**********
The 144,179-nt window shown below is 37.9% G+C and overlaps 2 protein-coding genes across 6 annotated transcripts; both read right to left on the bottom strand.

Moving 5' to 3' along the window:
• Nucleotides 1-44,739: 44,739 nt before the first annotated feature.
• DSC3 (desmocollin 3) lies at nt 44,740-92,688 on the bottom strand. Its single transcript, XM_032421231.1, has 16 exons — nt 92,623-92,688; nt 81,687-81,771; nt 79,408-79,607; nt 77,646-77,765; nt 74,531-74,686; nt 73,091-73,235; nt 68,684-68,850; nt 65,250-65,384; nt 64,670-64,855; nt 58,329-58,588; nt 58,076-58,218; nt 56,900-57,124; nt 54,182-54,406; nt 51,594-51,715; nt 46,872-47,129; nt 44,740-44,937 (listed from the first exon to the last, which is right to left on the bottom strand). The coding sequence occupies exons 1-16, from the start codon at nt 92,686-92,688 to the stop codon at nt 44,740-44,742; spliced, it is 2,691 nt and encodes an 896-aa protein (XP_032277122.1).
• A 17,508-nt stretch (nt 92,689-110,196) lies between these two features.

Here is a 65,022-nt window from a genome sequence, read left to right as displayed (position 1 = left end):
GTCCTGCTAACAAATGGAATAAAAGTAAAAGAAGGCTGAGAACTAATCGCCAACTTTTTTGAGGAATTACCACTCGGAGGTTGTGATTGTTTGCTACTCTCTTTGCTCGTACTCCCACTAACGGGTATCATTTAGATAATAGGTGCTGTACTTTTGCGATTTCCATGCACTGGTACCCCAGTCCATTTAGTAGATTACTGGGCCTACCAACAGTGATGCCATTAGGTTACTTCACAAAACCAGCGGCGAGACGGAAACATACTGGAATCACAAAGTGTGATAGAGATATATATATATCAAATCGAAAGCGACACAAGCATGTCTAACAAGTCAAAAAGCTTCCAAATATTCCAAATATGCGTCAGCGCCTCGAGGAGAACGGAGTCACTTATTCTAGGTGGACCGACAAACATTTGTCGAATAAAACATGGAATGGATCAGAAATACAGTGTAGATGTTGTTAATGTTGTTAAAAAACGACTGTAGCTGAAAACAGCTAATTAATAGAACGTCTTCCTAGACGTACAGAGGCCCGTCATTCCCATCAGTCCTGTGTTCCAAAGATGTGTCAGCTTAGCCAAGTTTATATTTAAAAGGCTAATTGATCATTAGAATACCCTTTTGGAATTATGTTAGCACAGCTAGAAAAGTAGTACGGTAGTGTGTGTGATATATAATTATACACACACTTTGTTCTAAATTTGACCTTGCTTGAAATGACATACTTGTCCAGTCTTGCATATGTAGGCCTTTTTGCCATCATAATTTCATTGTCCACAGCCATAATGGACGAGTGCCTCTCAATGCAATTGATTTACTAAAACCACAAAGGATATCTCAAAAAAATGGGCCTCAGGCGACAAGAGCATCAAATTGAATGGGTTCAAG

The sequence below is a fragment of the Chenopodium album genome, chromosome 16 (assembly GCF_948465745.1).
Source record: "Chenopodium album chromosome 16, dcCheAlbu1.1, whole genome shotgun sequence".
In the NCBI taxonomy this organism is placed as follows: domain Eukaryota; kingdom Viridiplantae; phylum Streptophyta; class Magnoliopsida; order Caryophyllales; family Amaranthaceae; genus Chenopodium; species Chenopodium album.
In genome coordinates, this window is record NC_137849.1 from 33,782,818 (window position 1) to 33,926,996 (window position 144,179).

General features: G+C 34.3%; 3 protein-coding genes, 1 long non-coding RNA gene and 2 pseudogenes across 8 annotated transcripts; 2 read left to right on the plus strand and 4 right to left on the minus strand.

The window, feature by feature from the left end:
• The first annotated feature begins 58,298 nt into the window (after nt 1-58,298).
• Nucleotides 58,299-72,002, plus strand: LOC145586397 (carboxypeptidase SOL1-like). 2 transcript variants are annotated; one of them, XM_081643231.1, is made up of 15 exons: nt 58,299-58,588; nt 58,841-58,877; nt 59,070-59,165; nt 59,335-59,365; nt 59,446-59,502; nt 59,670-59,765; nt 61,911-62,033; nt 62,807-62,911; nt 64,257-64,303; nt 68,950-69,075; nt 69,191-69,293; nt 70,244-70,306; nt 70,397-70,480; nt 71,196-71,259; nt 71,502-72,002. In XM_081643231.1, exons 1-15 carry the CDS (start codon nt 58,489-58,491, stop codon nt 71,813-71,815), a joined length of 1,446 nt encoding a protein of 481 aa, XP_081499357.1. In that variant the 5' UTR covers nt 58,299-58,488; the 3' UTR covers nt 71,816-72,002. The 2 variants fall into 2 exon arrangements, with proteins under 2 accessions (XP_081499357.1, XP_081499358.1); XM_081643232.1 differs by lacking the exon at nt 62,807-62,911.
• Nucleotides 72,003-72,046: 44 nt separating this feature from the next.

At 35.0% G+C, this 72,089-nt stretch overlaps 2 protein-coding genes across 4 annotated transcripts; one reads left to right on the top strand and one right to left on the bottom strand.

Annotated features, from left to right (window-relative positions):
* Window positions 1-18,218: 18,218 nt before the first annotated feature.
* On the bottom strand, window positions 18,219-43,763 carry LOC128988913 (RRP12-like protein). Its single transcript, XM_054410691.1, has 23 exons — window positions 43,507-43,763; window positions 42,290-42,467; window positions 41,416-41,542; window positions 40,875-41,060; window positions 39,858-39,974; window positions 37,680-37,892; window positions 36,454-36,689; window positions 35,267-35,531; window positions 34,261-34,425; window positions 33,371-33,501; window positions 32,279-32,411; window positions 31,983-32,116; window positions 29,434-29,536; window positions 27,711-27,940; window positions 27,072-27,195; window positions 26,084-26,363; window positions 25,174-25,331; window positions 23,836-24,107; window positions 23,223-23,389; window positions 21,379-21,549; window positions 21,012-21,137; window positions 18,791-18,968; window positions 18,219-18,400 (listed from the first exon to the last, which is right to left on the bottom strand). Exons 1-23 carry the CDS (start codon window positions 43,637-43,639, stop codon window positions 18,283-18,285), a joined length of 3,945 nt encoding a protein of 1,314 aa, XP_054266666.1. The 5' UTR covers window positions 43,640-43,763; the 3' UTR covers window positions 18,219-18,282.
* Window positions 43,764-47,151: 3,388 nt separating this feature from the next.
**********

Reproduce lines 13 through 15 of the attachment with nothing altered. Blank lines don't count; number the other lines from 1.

The window, feature by feature from the left end:
• The first annotated feature begins 58,298 nt into the window (after nt 1-58,298).
• Nucleotides 58,299-72,002, plus strand: LOC145586397 (carboxypeptidase SOL1-like). 2 transcript variants are annotated; one of them, XM_081643231.1, is made up of 15 exons: nt 58,299-58,588; nt 58,841-58,877; nt 59,070-59,165; nt 59,335-59,365; nt 59,446-59,502; nt 59,670-59,765; nt 61,911-62,033; nt 62,807-62,911; nt 64,257-64,303; nt 68,950-69,075; nt 69,191-69,293; nt 70,244-70,306; nt 70,397-70,480; nt 71,196-71,259; nt 71,502-72,002. In XM_081643231.1, exons 1-15 carry the CDS (start codon nt 58,489-58,491, stop codon nt 71,813-71,815), a joined length of 1,446 nt encoding a protein of 481 aa, XP_081499357.1. In that variant the 5' UTR covers nt 58,299-58,488; the 3' UTR covers nt 71,816-72,002. The 2 variants fall into 2 exon arrangements, with proteins under 2 accessions (XP_081499357.1, XP_081499358.1); XM_081643232.1 differs by lacking the exon at nt 62,807-62,911.